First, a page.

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Re: Re: [mythsoc] Pullman and the Anxiety of Influence, etc.

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  • alexeik@aol.com
    In a message dated 11/1/0 5:23:38 PM, David Bratman wrote:
    Message 1 of 11 , Nov 1, 2000
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      In a message dated 11/1/0 5:23:38 PM, David Bratman wrote:

      << However,
      the proof of that pudding has to be in the eating. If Pullman's books
      are successful as literature, it doesn't matter why he wrote them.>>

      I agree, and my objection to the trilogy is not a partisan ideological one,
      but is based on my dissatisfaction with its conclusion, which gave evidence
      of sloppy thinking and evasion of crucial implications of the plot. In an
      interview he gave to Amazon.com, he said that his world-view was basically a
      moral one, that kindness and self-sacrifice were good and cruelty and
      selfishness were evil, regardless of where they were manifested -- that if a
      self-proclaimed religious person is selfish and cruel, their religious
      allegiance doesn't excuse them. This is very easy to accept, and could be the
      basis of a successful fantasy plot (although having *everybody* in the Church
      be evil is stretching credibility a bit -- but that's another story), but
      Pullman then muddies his moral vision. At the beginning, Iorek Byrnison is a
      really powerful image of goodness, and Mrs.Coulter is as ghastly a figure of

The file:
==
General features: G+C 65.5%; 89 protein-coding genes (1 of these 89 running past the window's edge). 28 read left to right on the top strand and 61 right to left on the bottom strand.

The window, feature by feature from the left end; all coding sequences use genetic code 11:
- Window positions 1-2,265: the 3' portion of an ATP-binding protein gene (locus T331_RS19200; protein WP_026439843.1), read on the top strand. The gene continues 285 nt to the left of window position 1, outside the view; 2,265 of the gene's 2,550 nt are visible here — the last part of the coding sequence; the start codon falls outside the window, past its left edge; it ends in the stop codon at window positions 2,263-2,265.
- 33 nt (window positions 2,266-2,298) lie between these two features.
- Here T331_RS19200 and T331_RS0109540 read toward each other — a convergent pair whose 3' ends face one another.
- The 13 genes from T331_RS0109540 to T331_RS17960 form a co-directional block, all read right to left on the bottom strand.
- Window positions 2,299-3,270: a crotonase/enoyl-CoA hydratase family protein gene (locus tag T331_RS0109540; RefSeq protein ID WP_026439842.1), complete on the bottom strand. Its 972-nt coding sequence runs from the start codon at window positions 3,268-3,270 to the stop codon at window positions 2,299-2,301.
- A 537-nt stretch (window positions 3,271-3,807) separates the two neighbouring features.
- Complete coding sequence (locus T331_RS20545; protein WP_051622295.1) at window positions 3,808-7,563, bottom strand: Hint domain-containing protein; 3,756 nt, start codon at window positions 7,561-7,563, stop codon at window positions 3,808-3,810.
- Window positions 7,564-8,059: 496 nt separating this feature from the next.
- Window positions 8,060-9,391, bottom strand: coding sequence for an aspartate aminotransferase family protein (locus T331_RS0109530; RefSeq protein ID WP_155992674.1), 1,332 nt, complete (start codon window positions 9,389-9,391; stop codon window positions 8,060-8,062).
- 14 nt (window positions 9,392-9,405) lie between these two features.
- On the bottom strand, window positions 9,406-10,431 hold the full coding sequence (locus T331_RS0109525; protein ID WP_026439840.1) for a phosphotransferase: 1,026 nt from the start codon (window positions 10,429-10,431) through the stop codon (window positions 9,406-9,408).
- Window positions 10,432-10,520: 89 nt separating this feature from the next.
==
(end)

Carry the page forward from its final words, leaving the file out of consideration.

self-centered evil as one might wish for. The problem comes with Lord
      Asriel,whose own cruelty is amply demonstrated at the end of _The Golden
      Compass_, and whose revolt is motivated primarily by his unwillingness to
      recognise an authority higher than his own. However, all those who have had
      reason to resent the Authority flock to his banner and treat him as a heroic
      liberator, even though there is nothing of the "kindness" and altruism in him
      that would make him a "good" character according to Pullman's own terms. His
      "heroism" in his suicidal destruction of the Authority is motivated entirely
      by hate. The plot was leading me to expect Lyra (who has first-hand knowledge
      of his cruelty) to expose her father's true motivations and to establish
      "goodness" on a firmer foundation. But in the end she never even learns of
      her parents' fate (and her father's indifference to her even gets whitewashed
      by a pious lie). Mrs. Coulter is so manipulative in her selfishness that I
      found it impossible to believe in any of her turnarounds, including her
      crucial last one (and I have no idea whether Pullman expected us to). This in
      particular robbed the book of its full final impact.
      Alexei
    • Mary Kay Kare
      ... I have to say I thouroughly enjoyed the first half of DoP. But when things started getting religious and mystical it became less enjoyable for me. I
      Message 2 of 11 , Nov 2, 2000